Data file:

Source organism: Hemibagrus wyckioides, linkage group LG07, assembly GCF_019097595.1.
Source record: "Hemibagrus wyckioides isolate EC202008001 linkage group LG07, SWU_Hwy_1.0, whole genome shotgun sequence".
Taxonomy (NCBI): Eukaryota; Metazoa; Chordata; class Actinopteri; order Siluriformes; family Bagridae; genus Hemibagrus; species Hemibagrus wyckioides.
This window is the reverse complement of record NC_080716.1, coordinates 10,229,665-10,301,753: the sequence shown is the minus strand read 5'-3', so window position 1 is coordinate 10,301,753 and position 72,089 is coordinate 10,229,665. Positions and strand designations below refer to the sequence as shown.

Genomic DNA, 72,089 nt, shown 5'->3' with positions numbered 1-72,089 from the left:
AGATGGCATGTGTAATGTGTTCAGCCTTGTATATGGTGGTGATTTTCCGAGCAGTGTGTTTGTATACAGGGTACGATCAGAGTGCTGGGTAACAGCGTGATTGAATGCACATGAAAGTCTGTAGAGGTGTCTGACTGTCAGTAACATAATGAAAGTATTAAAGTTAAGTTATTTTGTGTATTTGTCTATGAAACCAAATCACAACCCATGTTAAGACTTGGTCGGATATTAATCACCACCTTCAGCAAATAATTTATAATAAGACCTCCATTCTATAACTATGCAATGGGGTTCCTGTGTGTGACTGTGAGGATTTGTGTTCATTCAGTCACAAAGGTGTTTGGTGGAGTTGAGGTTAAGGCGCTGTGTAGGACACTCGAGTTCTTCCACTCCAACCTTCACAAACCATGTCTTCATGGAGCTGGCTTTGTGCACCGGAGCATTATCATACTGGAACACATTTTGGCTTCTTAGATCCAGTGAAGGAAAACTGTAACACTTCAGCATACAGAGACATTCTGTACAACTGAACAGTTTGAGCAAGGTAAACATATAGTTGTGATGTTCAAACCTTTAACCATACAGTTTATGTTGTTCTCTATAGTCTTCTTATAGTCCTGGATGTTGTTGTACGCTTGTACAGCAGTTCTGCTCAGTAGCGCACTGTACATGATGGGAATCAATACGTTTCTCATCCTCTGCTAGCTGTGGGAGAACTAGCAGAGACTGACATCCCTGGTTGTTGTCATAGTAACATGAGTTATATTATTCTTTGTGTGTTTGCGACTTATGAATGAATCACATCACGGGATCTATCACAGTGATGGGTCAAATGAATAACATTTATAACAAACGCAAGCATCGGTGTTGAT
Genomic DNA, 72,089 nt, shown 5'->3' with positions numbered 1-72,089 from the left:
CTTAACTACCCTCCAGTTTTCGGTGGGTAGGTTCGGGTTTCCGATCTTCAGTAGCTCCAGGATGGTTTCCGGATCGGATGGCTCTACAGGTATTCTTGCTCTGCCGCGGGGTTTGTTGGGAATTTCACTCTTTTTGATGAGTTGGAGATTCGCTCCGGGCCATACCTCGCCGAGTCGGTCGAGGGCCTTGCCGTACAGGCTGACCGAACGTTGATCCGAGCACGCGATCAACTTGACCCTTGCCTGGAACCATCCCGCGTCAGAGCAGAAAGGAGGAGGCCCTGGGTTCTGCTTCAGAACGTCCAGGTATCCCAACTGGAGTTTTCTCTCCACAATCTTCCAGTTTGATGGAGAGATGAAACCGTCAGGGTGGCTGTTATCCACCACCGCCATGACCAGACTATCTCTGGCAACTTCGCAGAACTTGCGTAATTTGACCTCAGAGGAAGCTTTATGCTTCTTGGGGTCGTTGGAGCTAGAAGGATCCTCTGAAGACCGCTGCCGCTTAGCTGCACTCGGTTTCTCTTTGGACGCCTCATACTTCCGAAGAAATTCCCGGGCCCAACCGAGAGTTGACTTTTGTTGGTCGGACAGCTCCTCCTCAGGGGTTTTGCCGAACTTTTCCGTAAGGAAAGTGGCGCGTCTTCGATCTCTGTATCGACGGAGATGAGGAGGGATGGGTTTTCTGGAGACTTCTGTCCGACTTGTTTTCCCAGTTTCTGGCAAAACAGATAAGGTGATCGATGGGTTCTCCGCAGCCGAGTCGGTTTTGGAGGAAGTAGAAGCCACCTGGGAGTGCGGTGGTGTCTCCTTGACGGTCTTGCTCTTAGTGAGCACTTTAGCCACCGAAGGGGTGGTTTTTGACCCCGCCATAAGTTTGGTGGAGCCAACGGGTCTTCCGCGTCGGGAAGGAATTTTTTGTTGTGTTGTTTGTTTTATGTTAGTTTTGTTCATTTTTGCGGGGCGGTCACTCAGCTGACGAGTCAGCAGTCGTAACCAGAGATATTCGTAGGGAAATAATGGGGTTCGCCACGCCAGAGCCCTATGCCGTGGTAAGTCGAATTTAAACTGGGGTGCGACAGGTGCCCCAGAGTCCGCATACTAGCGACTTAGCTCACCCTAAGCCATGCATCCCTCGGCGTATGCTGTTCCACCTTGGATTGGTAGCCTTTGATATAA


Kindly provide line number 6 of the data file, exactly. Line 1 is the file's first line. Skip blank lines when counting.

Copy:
AGATGGCATGTGTAATGTGTTCAGCCTTGTATATGGTGGTGATTTTCCGAGCAGTGTGTTTGTATACAGGGTACGATCAGAGTGCTGGGTAACAGCGTGATTGAATGCACATGAAAGTCTGTAGAGGTGTCTGACTGTCAGTAACATAATGAAAGTATTAAAGTTAAGTTATTTTGTGTATTTGTCTATGAAACCAAATCACAACCCATGTTAAGACTTGGTCGGATATTAATCACCACCTTCAGCAAATAATTTATAATAAGACCTCCATTCTATAACTATGCAATGGGGTTCCTGTGTGTGACTGTGAGGATTTGTGTTCATTCAGTCACAAAGGTGTTTGGTGGAGTTGAGGTTAAGGCGCTGTGTAGGACACTCGAGTTCTTCCACTCCAACCTTCACAAACCATGTCTTCATGGAGCTGGCTTTGTGCACCGGAGCATTATCATACTGGAACACATTTTGGCTTCTTAGATCCAGTGAAGGAAAACTGTAACACTTCAGCATACAGAGACATTCTGTACAACTGAACAGTTTGAGCAAGGTAAACATATAGTTGTGATGTTCAAACCTTTAACCATACAGTTTATGTTGTTCTCTATAGTCTTCTTATAGTCCTGGATGTTGTTGTACGCTTGTACAGCAGTTCTGCTCAGTAGCGCACTGTACATGATGGGAATCAATACGTTTCTCATCCTCTGCTAGCTGTGGGAGAACTAGCAGAGACTGACATCCCTGGTTGTTGTCATAGTAACATGAGTTATATTATTCTTTGTGTGTTTGCGACTTATGAATGAATCACATCACGGGATCTATCACAGTGATGGGTCAAATGAATAACATTTATAACAAACGCAAGCATCGGTGTTGAT